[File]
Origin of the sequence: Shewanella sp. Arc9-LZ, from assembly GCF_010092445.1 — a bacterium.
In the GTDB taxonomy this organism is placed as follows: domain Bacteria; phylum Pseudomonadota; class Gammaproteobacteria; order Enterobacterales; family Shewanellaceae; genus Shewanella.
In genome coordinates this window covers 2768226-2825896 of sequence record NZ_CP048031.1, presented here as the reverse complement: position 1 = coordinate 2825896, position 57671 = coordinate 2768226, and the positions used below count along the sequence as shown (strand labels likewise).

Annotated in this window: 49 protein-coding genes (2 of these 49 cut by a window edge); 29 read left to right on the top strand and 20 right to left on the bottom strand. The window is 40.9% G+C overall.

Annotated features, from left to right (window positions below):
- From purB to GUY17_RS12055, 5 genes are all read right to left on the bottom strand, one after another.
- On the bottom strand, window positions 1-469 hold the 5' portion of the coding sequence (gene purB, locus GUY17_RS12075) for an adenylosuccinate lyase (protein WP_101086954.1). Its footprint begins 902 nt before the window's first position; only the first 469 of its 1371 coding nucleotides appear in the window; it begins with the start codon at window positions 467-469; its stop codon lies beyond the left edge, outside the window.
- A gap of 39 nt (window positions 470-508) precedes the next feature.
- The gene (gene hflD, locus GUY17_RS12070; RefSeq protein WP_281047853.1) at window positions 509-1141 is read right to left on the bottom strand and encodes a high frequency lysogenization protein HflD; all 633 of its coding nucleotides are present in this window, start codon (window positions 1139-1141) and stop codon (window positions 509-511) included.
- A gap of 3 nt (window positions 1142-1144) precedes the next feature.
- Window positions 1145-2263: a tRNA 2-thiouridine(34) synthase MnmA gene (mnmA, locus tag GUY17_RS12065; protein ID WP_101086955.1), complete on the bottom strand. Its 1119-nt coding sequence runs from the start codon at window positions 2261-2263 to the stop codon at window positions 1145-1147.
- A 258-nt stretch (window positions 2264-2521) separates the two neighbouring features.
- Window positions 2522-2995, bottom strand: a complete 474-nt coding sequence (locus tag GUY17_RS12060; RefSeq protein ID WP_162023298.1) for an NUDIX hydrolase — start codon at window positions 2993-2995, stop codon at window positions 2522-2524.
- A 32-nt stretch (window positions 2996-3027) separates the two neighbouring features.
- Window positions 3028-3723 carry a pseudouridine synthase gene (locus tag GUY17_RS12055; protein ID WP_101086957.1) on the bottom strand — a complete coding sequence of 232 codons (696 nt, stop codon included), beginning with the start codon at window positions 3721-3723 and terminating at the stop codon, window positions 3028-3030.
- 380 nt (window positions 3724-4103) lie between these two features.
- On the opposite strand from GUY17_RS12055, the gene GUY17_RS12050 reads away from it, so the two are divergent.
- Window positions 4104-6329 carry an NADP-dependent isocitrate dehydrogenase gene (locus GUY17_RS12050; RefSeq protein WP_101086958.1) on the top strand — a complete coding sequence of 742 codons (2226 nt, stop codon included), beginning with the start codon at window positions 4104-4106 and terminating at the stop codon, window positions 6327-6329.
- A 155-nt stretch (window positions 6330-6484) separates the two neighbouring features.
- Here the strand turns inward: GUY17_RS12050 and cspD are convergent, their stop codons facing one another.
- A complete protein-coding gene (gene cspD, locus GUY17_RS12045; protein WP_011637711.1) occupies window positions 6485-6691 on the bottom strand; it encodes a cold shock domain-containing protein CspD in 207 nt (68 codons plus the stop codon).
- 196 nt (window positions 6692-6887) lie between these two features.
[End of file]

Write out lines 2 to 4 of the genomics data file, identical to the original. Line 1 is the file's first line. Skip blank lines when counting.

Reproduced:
In the GTDB taxonomy this organism is placed as follows: domain Bacteria; phylum Pseudomonadota; class Gammaproteobacteria; order Enterobacterales; family Shewanellaceae; genus Shewanella.
In genome coordinates this window covers 2768226-2825896 of sequence record NZ_CP048031.1, presented here as the reverse complement: position 1 = coordinate 2825896, position 57671 = coordinate 2768226, and the positions used below count along the sequence as shown (strand labels likewise).

Annotated in this window: 49 protein-coding genes (2 of these 49 cut by a window edge); 29 read left to right on the top strand and 20 right to left on the bottom strand. The window is 40.9% G+C overall.